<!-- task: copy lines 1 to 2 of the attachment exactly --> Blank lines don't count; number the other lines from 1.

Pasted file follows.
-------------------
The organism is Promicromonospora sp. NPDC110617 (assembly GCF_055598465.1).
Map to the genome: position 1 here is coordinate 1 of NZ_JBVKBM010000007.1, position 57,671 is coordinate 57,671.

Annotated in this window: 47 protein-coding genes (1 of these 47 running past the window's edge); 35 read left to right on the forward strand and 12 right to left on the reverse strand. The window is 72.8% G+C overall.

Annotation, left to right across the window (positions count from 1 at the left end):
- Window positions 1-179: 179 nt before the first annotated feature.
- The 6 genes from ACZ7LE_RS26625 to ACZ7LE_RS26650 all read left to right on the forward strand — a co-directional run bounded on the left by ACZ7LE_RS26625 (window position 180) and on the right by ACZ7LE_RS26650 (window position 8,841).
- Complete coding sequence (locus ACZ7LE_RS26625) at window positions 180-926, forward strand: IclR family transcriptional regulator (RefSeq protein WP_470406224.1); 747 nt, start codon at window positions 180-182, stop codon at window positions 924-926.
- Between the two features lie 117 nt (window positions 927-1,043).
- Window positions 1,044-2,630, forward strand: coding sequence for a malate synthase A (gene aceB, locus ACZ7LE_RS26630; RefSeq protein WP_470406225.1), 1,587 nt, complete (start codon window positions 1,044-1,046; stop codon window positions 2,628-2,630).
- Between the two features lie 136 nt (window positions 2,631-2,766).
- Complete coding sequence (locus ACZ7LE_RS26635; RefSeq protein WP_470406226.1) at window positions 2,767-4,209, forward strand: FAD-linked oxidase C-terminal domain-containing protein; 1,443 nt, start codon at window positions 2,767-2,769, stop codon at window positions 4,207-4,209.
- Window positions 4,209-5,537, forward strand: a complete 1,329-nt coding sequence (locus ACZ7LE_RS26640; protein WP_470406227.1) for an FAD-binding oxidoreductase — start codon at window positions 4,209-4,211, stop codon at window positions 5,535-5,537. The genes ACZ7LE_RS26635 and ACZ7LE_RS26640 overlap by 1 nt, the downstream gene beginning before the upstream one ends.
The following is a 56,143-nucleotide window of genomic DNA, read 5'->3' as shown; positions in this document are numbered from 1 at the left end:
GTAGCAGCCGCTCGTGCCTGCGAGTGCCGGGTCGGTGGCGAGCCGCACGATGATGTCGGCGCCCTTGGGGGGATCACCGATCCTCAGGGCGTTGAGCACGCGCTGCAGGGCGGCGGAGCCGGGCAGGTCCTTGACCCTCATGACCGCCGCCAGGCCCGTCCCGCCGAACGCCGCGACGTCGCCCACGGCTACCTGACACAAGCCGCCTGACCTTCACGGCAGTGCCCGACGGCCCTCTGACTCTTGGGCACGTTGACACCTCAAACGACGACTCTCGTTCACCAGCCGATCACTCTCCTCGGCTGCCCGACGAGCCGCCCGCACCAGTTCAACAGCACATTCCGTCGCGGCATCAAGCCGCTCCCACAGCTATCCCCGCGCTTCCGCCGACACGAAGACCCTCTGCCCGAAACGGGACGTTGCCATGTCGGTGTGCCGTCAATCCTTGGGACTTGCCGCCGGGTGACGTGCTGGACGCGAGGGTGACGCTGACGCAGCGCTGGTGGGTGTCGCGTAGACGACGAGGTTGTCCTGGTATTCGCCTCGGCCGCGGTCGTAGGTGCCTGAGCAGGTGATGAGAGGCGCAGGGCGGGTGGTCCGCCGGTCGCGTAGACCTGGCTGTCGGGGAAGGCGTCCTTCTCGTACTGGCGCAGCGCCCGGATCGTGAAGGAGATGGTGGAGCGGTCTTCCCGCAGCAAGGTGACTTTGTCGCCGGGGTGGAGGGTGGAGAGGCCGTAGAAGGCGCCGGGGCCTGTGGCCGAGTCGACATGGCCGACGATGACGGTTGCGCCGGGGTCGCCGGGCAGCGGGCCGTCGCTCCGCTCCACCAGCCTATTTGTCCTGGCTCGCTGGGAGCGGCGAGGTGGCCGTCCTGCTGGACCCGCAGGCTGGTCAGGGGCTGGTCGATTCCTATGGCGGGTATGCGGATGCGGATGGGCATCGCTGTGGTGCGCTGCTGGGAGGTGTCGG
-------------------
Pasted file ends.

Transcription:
The organism is Promicromonospora sp. NPDC110617 (assembly GCF_055598465.1).
Map to the genome: position 1 here is coordinate 1 of NZ_JBVKBM010000007.1, position 57,671 is coordinate 57,671.